Ancient Identities in Today's World
Professor Patricia Ahearne-Kroll’s fascination with ancient religion began with the Hebrew language. “I fell in love with the language—it’s just really beautiful to me. I did a lot of musical training as a kid, so to me it was a very musical language.”
Throughout her undergraduate and graduate studies, she became increasingly interested in the period between the death of Alexander the Great and the start of the Roman Empire, commonly known as the Hellenistic period. This, combined with her love for the Hebrew Bible, led her to specialize in Judaism during the period of the Second Temple. Her research focuses on Jewish people living outside of Jerusalem during the Hellenistic period and how their culture and religion intersected to impact their identities, activities, and motivations.
Rethinking Manuscripts and Jewish Identity
Today, Ahearne-Kroll has two exciting projects. The first is a book-length, critical study of Joseph and Aseneth. The earliest manuscript dates back to sixth century CE, however many scholars believe the story was written in sometime between 100 BCE and 100 CE in Egypt. Joseph and Aseneth tells the story of an Egyptian woman named Aseneth and her journey as she converts to marry the Israelite patriarch, Joseph. Ahearne-Kroll argues that for stories like Joseph and Aseneth it is essential to look towards the 91 original manuscripts rather than reconstructed texts, which can sometimes leave out essential parts of a work. She explains that her book “proposes a way to appreciate the diversity of the transmission of the story while also describing the context for its original composition in Hellenistic Egypt.”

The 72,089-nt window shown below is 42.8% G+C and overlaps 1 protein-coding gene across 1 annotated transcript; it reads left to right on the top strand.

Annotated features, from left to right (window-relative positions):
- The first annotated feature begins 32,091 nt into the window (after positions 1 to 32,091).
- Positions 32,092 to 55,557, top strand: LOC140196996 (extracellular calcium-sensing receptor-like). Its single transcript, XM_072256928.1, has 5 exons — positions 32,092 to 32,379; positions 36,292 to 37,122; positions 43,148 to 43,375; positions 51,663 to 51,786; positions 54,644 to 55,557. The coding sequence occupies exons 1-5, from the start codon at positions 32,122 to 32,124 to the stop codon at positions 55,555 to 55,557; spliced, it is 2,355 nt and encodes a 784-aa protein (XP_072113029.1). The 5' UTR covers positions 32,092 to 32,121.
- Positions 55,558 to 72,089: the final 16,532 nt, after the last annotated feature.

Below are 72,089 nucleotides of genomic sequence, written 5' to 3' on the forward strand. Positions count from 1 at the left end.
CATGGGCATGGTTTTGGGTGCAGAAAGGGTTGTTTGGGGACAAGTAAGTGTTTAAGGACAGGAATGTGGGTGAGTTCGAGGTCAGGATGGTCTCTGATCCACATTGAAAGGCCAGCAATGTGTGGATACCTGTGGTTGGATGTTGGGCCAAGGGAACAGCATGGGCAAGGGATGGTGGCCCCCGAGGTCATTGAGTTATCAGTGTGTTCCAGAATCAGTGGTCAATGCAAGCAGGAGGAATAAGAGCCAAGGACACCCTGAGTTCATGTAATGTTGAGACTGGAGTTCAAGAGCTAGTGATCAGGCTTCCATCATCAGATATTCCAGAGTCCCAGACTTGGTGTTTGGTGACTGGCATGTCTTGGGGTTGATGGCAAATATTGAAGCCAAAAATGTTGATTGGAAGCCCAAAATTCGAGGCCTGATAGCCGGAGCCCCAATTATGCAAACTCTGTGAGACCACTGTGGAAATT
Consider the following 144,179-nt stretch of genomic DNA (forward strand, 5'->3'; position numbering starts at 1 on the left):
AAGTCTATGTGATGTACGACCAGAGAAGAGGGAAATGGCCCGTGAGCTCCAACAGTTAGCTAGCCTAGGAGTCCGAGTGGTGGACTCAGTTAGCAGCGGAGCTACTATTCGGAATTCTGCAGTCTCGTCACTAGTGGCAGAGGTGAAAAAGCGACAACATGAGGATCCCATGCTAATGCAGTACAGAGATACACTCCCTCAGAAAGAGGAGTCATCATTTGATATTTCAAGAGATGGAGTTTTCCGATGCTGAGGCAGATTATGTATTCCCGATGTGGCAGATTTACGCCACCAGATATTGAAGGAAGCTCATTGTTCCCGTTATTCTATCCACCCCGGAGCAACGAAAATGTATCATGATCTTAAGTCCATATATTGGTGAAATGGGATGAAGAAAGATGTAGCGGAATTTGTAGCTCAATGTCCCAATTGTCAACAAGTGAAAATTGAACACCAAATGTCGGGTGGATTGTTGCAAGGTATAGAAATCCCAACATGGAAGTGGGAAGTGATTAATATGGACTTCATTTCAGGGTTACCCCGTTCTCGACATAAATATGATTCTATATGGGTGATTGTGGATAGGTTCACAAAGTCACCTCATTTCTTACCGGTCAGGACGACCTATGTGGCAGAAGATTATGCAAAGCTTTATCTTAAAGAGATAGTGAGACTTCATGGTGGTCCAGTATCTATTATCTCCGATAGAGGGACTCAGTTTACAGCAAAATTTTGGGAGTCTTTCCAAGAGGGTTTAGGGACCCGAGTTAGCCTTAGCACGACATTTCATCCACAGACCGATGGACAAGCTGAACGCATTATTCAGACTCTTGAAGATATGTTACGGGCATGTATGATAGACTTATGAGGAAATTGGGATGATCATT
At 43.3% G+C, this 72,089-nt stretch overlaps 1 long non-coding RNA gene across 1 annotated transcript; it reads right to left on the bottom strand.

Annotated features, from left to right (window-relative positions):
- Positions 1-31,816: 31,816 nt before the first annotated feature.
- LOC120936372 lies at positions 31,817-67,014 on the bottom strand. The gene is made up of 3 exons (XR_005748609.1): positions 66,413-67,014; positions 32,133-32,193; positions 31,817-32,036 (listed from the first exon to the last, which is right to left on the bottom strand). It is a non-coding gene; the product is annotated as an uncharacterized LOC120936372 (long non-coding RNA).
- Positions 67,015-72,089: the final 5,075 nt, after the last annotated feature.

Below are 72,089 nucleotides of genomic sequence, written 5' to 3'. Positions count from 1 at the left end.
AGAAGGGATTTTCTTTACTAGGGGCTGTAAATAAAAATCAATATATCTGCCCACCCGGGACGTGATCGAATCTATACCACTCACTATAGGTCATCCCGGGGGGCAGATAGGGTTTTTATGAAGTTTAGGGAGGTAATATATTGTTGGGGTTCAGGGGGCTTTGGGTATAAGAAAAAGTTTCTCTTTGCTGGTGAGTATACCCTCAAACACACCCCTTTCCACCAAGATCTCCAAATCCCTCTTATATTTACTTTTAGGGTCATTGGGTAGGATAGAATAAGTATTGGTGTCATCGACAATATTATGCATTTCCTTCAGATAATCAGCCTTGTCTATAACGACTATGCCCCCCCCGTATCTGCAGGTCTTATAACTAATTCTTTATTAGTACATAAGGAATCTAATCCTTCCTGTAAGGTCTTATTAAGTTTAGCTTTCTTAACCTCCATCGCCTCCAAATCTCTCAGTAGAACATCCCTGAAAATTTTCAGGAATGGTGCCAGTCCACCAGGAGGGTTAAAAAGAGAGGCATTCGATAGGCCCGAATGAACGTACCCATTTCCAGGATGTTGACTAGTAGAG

Her second project focuses on the everyday lives of Jewish people in Hellenistic Egypt. For a long time, scholars thought that Jewish people outside of Jerusalem had to give up their Jewish identities in order to live in Greek communities, but recent evidence suggests otherwise. By examining archaeological and documentary evidence written on ancient papyri or epigraphy, original ancient inscriptions, Ahearne-Kroll seeks to describe what life was really like for Jewish people living in Egypt. “I like looking at the more complicated, messy reality of how identities shift and change and alter when they're interacting with all these different identities,” Ahearne-Kroll says. “Egypt is such a rich place to study because of all of our papyrological evidence.”
You might not think of yourself as being closely connected to the ancient world, but Ahearne-Kroll’s work shows that ancient people grappled with issues that continue to resonate with us today. For instance, she explains that studying ancient religion essentially means examining “how people understand their identities and what they think is the right way to live.” For many college students, this study is extremely relevant; finding their identity and their path is at the forefront of their minds.
In addition to the relevance of finding identity, Ahearne-Kroll’s classes help teach students how to understand other people and different perspectives. “They're going to encounter how much religious practice and identity intertwines with cultural identity,” Ahearne-Kroll says. “it’s going to influence how they make decisions, what’s going to get them upset, what won't.”
This story was written by an undergraduate student content creator in CLAgency. Meet the team.